of dress is insured by a neat and inexpensive
uniform, i t .. ,.-'' . ; i
liooks and stauonerv can be bought at
Nashville prices. No combinations formed
by which any teacher is to receive a profit in
monies spent tor pupils.
of the Institution were never better; requests
for Catalogues and information received dai
ly, not only from the Southern States, bat
t A . t a S1 - -
irom points norm ui mv vnio river.
of education is high, and rests upon the con
viction that every system ol Instruction should
be estimated by its success in promoting the
higher education ; by its ability to increase
the power and range of thought, and to not
only : excite the mind to tended scientific
research, but to join with it that pure moral
culture by which alone the true dignity and
well-being ot humanity is insured.
' THE FACULTY
consist of Dr. Z. C. Graves, first and only
President, assisted by a full able and expe
rienced corps of iTotessors.
V "t' EXPENSES. ' !
' Fb-ilontk. i
Tuition in Collegiate Department
" " Intermediate " -
w Primary . " .T.
" : - " Music, (PianO) with use of
. 3 00
" Special Vocal Lessons-.
" Painting (not including ma
' German and French, each.
washing fuel and
lights - 13 50
Payments to be made, one-half in advance
for each half session of twenty weeks.
For Catalogues, or information, address the
President, or Professors Cr. W. Johnston and
A. T. Barrett.
r The next session begins the 2d Wed
nesdav in September. .
President Board of Trustees.
N., C. & ST. L. RAILWAY
Ahead of all Competitors.
Business Men, Tourists,
THE BEST ROUTE to Louisville, Cincin
nati, Indianapolis, Chicago and the North,
is via Nashville. - - .
THE BEST ROUTE to St. Louis nd the
West is via McKenaie.
THE BEST ROUTE to West Tennessee and
Kentucky, Mississippi, Arkansas and Texas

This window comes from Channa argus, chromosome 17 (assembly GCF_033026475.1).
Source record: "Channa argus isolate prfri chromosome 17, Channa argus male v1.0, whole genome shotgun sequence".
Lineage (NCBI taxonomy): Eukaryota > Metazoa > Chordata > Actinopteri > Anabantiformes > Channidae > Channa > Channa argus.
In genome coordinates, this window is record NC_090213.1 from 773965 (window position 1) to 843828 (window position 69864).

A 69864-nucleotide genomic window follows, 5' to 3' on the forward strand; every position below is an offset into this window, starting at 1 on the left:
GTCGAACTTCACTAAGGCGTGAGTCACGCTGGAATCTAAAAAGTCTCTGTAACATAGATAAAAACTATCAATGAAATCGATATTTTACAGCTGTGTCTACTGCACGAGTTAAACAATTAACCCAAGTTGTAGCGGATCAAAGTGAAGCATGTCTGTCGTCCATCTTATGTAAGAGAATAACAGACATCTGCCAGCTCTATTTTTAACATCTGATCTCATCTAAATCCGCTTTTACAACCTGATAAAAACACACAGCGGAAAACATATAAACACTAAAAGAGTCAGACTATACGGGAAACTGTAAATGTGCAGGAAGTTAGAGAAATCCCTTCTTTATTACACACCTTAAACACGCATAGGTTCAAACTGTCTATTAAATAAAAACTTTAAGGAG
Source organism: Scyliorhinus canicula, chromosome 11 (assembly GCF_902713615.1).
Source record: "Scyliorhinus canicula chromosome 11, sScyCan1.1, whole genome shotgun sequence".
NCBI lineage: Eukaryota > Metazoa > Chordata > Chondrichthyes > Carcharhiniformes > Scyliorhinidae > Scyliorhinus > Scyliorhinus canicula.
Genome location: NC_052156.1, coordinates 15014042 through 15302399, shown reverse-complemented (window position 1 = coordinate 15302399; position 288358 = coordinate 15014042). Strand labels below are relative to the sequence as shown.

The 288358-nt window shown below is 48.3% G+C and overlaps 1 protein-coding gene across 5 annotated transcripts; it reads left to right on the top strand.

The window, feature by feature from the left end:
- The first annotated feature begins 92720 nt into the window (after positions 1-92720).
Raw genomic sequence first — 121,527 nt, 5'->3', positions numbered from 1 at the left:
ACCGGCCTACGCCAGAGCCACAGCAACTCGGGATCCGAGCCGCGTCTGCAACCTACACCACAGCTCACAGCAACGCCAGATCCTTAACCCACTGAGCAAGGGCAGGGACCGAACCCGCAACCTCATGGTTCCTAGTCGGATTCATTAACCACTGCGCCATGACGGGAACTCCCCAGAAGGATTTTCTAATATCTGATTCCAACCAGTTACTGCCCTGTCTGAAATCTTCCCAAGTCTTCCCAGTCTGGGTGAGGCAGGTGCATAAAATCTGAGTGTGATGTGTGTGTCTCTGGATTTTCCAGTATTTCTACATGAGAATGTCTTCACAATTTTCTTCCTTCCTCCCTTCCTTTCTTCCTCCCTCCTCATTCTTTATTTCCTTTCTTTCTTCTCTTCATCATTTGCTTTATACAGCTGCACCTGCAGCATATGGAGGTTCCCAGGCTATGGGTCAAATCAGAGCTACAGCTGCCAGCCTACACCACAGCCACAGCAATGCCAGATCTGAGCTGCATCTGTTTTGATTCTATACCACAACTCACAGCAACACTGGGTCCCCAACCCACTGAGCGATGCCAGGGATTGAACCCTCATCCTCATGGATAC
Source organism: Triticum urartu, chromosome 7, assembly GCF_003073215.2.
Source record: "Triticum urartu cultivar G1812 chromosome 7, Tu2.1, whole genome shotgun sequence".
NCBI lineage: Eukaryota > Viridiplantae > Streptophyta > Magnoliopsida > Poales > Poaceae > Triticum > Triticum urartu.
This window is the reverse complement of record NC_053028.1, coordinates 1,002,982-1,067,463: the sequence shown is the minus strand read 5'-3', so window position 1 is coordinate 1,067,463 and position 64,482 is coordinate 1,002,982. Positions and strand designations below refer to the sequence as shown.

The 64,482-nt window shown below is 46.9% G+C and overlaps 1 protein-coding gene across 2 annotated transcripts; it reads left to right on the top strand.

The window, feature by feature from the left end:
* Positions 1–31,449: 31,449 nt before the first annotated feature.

points is via McKenzie. " .
UPoxrcrot It; X
By this Line you secure the 7 .
Speed, Safety, Comfort,
-AT THE-- , , .!
of Expense, Anxiety, Bother,
. Fatigue. r
Be' sure to buy your Tickets over the :
. N, 0. & St. L. RaLIway;' c
' y ' ' '
The Inexperienced Traveler need hot go
amiss; few changes are necessary, and such
as are unavoidable are made in Union Depots.
. THROUGH SLEEPERS ;,.
Atlanta and Nashville, Atlanta and Louis
ville, Nashville and St. Louis via Columbus,
Nashville and Louisville, Nashville and Mem
phis, Martin and St. Louis, Union City and
St. Louis, McKenzie and Little Rock, where
connection is made with through Sleepers to
all Texas points. .
Call on or address
J. H. PEEBLES, T. A, Chattanooga, Tenn.
W. T. ROGERS, P. A., Chattanooga, Tenn.
W. L. DAN LEY, GT. P. A T. A-j,
. - - Nashville, Tenn.
JOHN M. HtTTGHINS,
' Standard Patent Medicines;
. Paints, Oils, Varnishes, Dye-Stuffs, Hair &
Tooth Brushes, Toilet Articles, Perfumery,
Soaps, Shoulder Braces, Trusses, Sponges,
and all varieties of Druggists' Sundries, Ci
gars, Pure Wines and Liquors for Medicinal
purposes. , , 7 -
Physicians' prescriptions carefully com
pounded, and orders answered with care and
dispatch. u mar8
C. IT. Grattis,
D E N Xf S T,
Respectfully tenders his professional ser
vices to the citizens ot Winchesier and eur-
rounding,pountry. . All kinds of work per
taining 10 ine profession executed at prices to
suit the times. -
OlBce Over Brannnn! Hunt & Thomnson's
law office, east side Public Square.
T. C. MURRELL,
Surgeon;- 3 iPliysician,
Is ready to attend to all calls in town or
Manufacturer and daaler in
ALL CTY1.CS OF FU R WITH RC
. Prices as low as the time can be bought in
Nashville. ' His Furniture is all hand-made,
ana will stand tne test ot any reasonable
usage. Pictures, Chromosj&c., neatly framed.
A lot on hand f sale very low. All sorts of
Moulding lor Bale cheap. If you want seats
in your cane chain, come and get Gardncr'a"